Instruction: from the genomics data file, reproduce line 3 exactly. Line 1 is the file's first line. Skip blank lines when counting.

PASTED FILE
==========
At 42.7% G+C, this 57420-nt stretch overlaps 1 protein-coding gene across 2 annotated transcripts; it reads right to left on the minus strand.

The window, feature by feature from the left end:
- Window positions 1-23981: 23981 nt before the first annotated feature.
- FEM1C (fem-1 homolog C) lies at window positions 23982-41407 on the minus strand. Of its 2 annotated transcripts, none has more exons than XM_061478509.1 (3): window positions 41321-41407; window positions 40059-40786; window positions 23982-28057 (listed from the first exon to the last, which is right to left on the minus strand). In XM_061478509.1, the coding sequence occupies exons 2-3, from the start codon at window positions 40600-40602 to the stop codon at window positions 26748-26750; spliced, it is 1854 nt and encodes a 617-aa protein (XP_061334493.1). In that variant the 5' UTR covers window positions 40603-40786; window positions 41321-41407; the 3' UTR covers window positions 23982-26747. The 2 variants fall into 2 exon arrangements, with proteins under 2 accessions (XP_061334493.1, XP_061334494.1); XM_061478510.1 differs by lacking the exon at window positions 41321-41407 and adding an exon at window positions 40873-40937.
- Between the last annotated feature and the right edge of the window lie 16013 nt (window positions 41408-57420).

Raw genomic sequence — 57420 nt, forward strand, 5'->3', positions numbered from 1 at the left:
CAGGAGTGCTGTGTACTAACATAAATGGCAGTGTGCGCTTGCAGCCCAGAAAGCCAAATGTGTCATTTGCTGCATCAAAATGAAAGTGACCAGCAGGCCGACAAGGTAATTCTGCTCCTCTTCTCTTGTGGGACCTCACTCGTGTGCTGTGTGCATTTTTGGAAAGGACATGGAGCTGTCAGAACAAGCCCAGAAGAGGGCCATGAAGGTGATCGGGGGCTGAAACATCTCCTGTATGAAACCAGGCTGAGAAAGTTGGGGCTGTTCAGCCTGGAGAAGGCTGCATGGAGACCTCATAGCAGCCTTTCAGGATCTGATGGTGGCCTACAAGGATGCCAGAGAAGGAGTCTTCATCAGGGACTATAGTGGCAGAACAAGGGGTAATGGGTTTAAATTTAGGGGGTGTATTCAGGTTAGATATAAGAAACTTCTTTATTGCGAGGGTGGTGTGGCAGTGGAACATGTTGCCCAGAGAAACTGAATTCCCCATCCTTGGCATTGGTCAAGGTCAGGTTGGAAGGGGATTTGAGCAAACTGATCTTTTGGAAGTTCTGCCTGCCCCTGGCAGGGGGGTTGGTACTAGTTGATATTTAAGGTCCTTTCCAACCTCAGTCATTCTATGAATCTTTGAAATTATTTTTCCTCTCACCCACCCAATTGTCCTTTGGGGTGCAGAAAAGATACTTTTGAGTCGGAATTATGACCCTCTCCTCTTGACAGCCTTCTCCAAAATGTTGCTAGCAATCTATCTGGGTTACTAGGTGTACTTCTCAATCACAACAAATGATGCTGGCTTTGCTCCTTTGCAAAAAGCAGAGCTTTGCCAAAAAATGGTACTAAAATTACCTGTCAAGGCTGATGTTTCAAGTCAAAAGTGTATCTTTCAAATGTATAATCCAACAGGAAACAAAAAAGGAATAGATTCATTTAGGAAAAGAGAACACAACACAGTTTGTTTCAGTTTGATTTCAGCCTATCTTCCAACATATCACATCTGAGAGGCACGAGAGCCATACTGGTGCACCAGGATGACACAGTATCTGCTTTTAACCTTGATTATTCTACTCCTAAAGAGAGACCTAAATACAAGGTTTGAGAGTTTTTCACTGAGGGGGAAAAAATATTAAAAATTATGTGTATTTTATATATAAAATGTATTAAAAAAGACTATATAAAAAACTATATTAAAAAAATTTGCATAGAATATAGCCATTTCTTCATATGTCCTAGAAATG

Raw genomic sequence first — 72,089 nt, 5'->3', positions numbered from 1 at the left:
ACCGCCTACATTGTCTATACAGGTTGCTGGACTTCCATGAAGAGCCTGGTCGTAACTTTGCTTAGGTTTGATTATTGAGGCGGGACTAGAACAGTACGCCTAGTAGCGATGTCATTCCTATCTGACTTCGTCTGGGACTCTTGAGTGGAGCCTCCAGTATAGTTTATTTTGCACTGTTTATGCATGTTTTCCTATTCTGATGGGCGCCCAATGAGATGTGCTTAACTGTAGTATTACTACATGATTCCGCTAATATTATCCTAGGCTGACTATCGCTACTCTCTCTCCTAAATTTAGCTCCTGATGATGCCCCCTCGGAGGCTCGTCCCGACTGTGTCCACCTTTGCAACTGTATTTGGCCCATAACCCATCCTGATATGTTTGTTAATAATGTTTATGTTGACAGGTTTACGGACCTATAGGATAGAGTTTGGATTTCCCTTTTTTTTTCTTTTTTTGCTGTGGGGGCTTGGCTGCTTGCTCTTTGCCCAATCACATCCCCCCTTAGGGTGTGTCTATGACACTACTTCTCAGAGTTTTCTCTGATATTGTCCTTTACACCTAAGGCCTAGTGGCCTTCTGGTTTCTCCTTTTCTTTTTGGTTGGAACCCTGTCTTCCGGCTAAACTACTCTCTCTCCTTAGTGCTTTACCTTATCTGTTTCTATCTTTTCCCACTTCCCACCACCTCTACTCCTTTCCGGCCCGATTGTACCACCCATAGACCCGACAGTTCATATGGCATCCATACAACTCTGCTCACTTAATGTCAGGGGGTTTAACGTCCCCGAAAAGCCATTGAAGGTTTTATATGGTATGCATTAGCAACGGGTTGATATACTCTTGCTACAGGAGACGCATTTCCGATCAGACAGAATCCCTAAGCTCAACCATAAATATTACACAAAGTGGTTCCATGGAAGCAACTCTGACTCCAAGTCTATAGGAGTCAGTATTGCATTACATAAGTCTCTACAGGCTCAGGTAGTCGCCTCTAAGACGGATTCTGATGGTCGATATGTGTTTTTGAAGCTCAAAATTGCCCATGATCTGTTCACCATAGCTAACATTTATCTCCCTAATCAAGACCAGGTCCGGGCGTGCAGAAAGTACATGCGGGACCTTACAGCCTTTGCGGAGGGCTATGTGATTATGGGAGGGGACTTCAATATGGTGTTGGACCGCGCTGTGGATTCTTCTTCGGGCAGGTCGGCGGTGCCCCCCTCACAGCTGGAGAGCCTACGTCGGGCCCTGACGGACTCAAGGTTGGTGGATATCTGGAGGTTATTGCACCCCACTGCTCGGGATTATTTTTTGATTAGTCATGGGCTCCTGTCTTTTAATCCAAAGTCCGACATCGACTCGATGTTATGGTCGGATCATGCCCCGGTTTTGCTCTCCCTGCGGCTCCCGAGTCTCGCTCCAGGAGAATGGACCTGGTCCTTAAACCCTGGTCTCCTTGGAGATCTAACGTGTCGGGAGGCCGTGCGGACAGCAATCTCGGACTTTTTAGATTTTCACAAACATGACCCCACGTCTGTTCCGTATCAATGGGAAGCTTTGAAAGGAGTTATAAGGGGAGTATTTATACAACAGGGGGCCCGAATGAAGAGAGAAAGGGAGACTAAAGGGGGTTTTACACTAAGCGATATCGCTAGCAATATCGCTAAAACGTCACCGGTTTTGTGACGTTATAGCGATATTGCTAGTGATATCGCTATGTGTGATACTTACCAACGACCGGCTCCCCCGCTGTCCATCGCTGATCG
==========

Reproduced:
- Window positions 1-23981: 23981 nt before the first annotated feature.